The victims, aged four, eight and 20, were sleeping with their parents and eight other siblings when the van went up in flames.
Images from a surveillance camera show a man throwing a bottle against the vehicle before the blaze, investigators said.
It was not immediately clear if it was a xenophobic act or someone from another traveller family settling a score. Surviving family members had reported being threatened by locals in recent days, according to media reports.
The pro-Roma group Associazione 21 Luglio, which regularly condemns discrimination and violence against Roma and Sinti in Italy – including repeated cases of local residents attacking camps with Molotov cocktails – expressed “pain” at the deaths.
President Sergio Mattarella denounced the “horrible crime”, echoing Rome mayor Virginia Raggi's sorrow, and Pope Francis sent his chaplain to comfort the bereaved family and bring them “concrete assistance”, the Vatican said.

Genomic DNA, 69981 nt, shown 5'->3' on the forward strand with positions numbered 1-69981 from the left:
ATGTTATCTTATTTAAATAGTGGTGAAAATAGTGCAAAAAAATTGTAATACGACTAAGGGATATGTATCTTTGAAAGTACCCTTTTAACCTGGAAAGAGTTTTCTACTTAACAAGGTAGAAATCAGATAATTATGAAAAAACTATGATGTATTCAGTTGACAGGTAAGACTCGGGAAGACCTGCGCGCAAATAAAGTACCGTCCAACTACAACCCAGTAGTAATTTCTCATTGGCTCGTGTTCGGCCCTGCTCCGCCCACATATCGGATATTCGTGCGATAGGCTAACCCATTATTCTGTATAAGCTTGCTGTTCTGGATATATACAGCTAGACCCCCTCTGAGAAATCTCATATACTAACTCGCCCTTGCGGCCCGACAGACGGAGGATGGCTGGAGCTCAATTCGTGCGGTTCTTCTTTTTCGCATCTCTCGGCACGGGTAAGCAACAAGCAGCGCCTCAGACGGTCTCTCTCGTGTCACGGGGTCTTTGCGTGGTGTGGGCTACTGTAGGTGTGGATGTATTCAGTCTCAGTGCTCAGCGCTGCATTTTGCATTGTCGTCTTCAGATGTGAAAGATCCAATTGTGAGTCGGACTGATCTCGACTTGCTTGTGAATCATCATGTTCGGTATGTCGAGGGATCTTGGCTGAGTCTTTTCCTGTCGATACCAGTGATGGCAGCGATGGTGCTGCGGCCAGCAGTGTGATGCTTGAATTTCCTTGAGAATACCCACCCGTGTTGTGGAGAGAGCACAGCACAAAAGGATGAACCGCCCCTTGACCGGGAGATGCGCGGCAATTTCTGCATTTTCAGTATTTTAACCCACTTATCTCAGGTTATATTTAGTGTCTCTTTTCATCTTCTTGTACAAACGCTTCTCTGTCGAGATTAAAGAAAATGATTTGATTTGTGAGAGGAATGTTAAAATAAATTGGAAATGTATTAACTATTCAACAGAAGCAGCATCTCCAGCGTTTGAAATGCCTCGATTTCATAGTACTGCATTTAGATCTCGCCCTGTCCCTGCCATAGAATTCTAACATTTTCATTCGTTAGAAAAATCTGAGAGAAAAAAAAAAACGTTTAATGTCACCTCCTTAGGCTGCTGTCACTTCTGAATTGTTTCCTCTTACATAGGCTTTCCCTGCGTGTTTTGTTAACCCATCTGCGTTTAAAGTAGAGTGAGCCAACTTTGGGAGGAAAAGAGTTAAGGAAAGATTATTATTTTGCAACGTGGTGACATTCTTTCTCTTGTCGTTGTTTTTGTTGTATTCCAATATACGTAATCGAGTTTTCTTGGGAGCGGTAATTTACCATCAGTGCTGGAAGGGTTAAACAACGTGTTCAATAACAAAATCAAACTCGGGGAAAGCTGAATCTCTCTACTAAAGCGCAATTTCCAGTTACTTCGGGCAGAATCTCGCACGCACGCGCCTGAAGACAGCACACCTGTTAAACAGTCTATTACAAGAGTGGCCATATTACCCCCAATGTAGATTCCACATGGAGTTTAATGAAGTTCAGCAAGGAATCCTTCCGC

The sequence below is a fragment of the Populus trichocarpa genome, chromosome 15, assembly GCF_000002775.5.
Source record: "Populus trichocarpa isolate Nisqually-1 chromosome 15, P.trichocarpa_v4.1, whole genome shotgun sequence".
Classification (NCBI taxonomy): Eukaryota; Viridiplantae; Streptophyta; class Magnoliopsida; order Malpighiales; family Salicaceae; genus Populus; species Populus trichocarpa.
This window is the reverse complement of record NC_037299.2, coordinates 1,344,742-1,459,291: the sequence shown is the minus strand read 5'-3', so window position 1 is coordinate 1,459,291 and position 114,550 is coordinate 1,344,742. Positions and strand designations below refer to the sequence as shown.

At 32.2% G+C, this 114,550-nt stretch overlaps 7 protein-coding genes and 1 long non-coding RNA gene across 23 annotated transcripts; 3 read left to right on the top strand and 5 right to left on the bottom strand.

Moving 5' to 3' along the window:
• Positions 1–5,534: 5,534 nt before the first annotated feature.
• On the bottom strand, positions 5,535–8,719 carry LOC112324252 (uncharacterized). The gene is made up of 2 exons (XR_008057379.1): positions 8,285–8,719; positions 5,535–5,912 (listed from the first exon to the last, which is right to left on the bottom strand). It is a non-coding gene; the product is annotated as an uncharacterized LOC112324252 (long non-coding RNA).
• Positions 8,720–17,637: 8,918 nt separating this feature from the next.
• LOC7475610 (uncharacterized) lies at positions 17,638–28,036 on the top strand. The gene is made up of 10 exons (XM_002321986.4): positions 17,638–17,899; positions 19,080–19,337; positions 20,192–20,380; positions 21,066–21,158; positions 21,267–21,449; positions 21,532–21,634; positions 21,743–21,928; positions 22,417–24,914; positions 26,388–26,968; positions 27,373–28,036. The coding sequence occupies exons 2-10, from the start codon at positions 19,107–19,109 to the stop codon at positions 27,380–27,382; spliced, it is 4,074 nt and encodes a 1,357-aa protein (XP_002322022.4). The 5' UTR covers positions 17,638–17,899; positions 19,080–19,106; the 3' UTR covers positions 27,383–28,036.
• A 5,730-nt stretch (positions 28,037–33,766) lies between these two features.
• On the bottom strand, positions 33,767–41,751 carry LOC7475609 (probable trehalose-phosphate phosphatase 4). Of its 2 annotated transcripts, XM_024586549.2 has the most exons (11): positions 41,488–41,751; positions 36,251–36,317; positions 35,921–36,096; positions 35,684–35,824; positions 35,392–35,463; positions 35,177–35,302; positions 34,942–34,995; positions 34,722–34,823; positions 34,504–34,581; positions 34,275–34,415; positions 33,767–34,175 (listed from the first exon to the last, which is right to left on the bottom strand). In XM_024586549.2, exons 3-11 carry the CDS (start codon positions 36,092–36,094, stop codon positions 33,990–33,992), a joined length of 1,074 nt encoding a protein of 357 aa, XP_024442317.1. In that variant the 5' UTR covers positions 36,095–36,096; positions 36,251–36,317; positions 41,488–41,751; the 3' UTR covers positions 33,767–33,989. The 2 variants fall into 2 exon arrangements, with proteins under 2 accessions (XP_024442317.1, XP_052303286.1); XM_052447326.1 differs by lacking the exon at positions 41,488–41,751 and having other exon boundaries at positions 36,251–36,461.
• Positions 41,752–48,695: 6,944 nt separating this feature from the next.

Although over half the 170,000 or so Roma and Sinti people in Italy are Italian citizens with regular jobs and houses, hate crimes against the poorest strata are rife. According to a 2015 Pew Research Centre survey, anti-Roma sentiment is significantly stronger in Italy than almost any other European country.
The intolerance is fuelled by inflammatory comments by politicians on both the left and right quick to paint Roma as crooks.
The leader of the far-right Northern League, Matteo Salvini, is one of the most vocal, having previously said Roma camps should be bulldozed, and earlier this year offering legal support to two supermarket employees after they locked two Roma women in a recycling container and shared video of the scene online.
And though the Catholic Church has been praised for attempts to reach out to the Roma and Sinti communities, some campaigners have accused the pope of reinforcing stereotypes.